Saturday, January 26, 2013

Because life is serious sometimes.

I wrote this a while back about having a clubfoot. Thought I might share it in case there are any other clubbies out there curious to know my story. If you have a clubfoot, I am part of a private group on Facebook that is specifically for adults/teens with clubfoot. Let me know, and I'll add you to the group. :) 

I was born with a severe left club foot in South Carolina in 1988. I won't get too technical about procedures unless someone is curious because it takes a long time and then I forget what order they were in, etc.

I currently receive treatment from the Medical University of South Carolina. I have accelerated osteoarthritis and degenerative bone joint disease resultant from a congenital birth defect known as 'club foot.' What that translates into is chronic pain, limited function, and a chip on my shoulder the size of Greenland (since I'm being honest.)

Being a 24-year old with a former club foot is like going to a fireworks show and closing your eyes. You can still hear all the excitement in the world around you: the people, the distinct pop of fireworks, but you pretty much miss the point of the whole experience.  Sure, someone could explain fireworks to you, but it’s not the same.

Life with a clubfoot is not the same as other people’s lives. We’re not with the “normal” people, and we don’t quite fit in with disabled people either because our problems aren’t obvious when you look at us. (See: chip on the shoulder the size of Greenland)

I used to wish all of my physical problems away. I used to torture myself watching other people dance in their costumes. I've made excuses for my entire life about why I don't go and do certain things like camping trips, shopping excursions, a walk down the beach. As a child, I never told anyone what was wrong with me. Looking back, I guess I didn't figure out that having a disability wasn't my fault. So I feigned disinterest, made excuses, and wore ugly shoes to my great dissatisfaction.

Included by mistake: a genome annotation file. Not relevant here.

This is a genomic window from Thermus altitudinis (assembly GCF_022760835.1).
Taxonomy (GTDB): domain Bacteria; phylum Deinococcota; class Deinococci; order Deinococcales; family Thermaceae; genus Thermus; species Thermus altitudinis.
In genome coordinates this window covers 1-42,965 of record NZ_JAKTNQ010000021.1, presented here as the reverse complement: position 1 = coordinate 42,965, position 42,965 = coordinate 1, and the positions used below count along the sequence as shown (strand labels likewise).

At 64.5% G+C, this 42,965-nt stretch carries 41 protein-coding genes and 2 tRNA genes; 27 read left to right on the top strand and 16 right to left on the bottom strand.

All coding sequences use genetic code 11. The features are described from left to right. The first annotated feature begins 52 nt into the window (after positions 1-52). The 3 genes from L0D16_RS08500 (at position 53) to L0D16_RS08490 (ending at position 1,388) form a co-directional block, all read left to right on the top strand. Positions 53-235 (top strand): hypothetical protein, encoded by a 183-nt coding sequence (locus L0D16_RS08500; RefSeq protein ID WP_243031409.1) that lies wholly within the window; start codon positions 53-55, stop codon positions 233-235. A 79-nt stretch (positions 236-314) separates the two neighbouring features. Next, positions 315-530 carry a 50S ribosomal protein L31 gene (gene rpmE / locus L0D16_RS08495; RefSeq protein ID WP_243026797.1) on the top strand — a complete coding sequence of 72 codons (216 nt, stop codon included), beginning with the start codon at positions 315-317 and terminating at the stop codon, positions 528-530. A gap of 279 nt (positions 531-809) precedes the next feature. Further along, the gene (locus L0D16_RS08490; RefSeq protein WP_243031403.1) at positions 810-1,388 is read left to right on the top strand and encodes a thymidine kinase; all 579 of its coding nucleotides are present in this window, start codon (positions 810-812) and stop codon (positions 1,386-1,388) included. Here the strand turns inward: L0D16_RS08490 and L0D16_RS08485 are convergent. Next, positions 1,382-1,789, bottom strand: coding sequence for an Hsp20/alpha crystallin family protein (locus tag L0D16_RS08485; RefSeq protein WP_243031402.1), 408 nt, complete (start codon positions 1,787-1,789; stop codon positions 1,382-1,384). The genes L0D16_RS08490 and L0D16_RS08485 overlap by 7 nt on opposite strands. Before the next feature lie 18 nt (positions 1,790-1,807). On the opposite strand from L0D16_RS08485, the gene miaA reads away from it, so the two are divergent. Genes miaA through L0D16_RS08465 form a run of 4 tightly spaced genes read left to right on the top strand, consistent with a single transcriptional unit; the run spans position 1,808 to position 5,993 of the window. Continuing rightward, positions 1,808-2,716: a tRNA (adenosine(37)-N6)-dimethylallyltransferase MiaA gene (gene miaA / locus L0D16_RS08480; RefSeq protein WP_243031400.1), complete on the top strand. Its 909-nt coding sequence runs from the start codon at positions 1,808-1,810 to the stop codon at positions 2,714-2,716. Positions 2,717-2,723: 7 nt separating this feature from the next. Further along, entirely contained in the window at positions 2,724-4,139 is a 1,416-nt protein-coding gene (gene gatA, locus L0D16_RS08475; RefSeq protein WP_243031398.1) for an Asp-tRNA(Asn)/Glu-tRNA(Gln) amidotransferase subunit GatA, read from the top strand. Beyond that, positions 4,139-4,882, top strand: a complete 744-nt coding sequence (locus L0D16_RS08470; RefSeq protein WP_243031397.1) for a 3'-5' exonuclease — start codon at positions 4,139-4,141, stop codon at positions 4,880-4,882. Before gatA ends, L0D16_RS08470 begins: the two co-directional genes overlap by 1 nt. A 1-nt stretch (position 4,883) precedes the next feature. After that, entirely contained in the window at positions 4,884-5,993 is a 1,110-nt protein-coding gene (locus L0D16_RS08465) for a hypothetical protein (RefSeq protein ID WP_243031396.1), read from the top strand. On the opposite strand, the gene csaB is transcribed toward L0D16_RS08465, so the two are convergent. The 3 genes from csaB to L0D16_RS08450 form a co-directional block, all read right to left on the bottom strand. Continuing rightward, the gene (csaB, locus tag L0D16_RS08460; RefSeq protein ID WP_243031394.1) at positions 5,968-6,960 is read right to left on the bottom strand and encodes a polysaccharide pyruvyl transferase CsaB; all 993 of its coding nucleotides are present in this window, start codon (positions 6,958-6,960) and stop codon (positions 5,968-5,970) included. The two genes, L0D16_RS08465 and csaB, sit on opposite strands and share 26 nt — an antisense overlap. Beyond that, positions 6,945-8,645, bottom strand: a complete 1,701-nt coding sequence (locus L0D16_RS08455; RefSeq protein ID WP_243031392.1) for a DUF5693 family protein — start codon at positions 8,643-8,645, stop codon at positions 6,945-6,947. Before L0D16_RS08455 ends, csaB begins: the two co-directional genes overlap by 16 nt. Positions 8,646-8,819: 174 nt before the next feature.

I think I was about 20 when I figured out I could be happy and be in pain at the same time. Which is sort of ridiculous, but, you know. That’s life! I've had more reconstructive surgeries than I care to count, which has helped me, but are temporary fixes. All of us who have had clubfeet at some point come to the realization that someday soon we may not be able to walk or care for ourselves. It is a constant thought, but very real and pretty scary.

However, I can still walk. To anyone who has experienced life in a wheelchair or crutches, this is a tremendous gift. The scars and the physical deformity affected me mostly as a child when I was afraid what other people would think. Now I wear what I please and paint my toenails every color under the sun. I won’t lie and say I am not jealous of women who wear pretty heels, but I am happy to not be ashamed about it anymore. Besides, it’s usually pretty amusing to have shoe sales people stare down quickly and make sure I wasn’t mistaken about having a size 5 left foot and a size 8.5 right foot.

To tell you the truth, if I had a wish, I would probably still wish to have normal legs. However, I am accepting of what has happened to me. I am working on finishing my Bachelor's degree in Social Work. Having a disability that is not easily seen has made me an empathetic person. Without having a club foot, I seriously doubt I would be able to do what I do now. A great thing about having a clubfoot is you are able to look past people’s outward appearances to a certain degree because you understand that not all problems are easily seen. 

I think for anyone else out there suffering, my advice is to accept your club foot because, let's face it, it's not going anywhere. Explore options with different doctors, and try not to push yourself physically when it hurts because it only makes a mess. I don't want to say I've tried everything, but I feel like I have. Orthotics, surgery, tens units, creams made especially for me, canes, wheelchairs, shoe inserts, hostility, pain killers, therapy, and ablations for nerve endings. I am the bane of my insurance company's existence. I am not a doctor, but I know what I'm talking about. Stick with what works for you, and be respectful of your clubfoot.

Oh, one more bit of advice: if you get tired of explaining about what a clubfoot is, try making up an outrageous story—like you were trying to lasso Nessie and slipped. It kind of breaks the ice and makes people a little more comfortable when they realize people who have a disability have a sense of humor, too. It’s then easier to explain about your disability and that you’re still a person capable of making a joke.

If anyone has any questions, or needs someone to listen to your dealings with your club feet, let me know. I am always curious about how others cope or any options I haven’t explored myself.

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